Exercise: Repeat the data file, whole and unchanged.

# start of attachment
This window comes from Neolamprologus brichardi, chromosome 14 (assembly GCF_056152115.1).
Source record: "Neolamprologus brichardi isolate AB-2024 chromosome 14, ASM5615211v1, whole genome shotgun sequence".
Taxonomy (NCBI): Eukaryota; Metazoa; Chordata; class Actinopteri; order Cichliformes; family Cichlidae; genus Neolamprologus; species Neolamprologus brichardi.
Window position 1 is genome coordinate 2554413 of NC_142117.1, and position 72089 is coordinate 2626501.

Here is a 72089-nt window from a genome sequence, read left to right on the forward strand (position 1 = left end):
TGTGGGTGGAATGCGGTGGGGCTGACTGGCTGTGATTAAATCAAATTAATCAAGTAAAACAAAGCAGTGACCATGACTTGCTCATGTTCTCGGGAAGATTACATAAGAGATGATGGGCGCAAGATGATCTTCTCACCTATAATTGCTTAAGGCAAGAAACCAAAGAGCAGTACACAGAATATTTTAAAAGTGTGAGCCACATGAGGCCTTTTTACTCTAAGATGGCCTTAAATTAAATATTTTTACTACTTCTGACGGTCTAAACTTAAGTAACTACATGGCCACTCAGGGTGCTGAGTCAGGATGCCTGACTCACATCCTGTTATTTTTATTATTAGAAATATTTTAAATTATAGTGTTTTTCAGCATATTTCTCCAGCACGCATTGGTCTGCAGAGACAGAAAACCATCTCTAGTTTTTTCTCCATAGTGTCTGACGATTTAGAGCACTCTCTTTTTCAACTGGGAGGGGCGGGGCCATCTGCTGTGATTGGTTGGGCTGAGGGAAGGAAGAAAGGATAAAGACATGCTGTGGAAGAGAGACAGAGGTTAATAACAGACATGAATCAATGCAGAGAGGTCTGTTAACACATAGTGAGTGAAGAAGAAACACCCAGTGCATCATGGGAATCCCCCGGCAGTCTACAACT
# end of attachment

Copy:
This window comes from Neolamprologus brichardi, chromosome 14 (assembly GCF_056152115.1).
Source record: "Neolamprologus brichardi isolate AB-2024 chromosome 14, ASM5615211v1, whole genome shotgun sequence".
Taxonomy (NCBI): Eukaryota; Metazoa; Chordata; class Actinopteri; order Cichliformes; family Cichlidae; genus Neolamprologus; species Neolamprologus brichardi.
Window position 1 is genome coordinate 2554413 of NC_142117.1, and position 72089 is coordinate 2626501.

Here is a 72089-nt window from a genome sequence, read left to right on the forward strand (position 1 = left end):
TGTGGGTGGAATGCGGTGGGGCTGACTGGCTGTGATTAAATCAAATTAATCAAGTAAAACAAAGCAGTGACCATGACTTGCTCATGTTCTCGGGAAGATTACATAAGAGATGATGGGCGCAAGATGATCTTCTCACCTATAATTGCTTAAGGCAAGAAACCAAAGAGCAGTACACAGAATATTTTAAAAGTGTGAGCCACATGAGGCCTTTTTACTCTAAGATGGCCTTAAATTAAATATTTTTACTACTTCTGACGGTCTAAACTTAAGTAACTACATGGCCACTCAGGGTGCTGAGTCAGGATGCCTGACTCACATCCTGTTATTTTTATTATTAGAAATATTTTAAATTATAGTGTTTTTCAGCATATTTCTCCAGCACGCATTGGTCTGCAGAGACAGAAAACCATCTCTAGTTTTTTCTCCATAGTGTCTGACGATTTAGAGCACTCTCTTTTTCAACTGGGAGGGGCGGGGCCATCTGCTGTGATTGGTTGGGCTGAGGGAAGGAAGAAAGGATAAAGACATGCTGTGGAAGAGAGACAGAGGTTAATAACAGACATGAATCAATGCAGAGAGGTCTGTTAACACATAGTGAGTGAAGAAGAAACACCCAGTGCATCATGGGAATCCCCCGGCAGTCTACAACT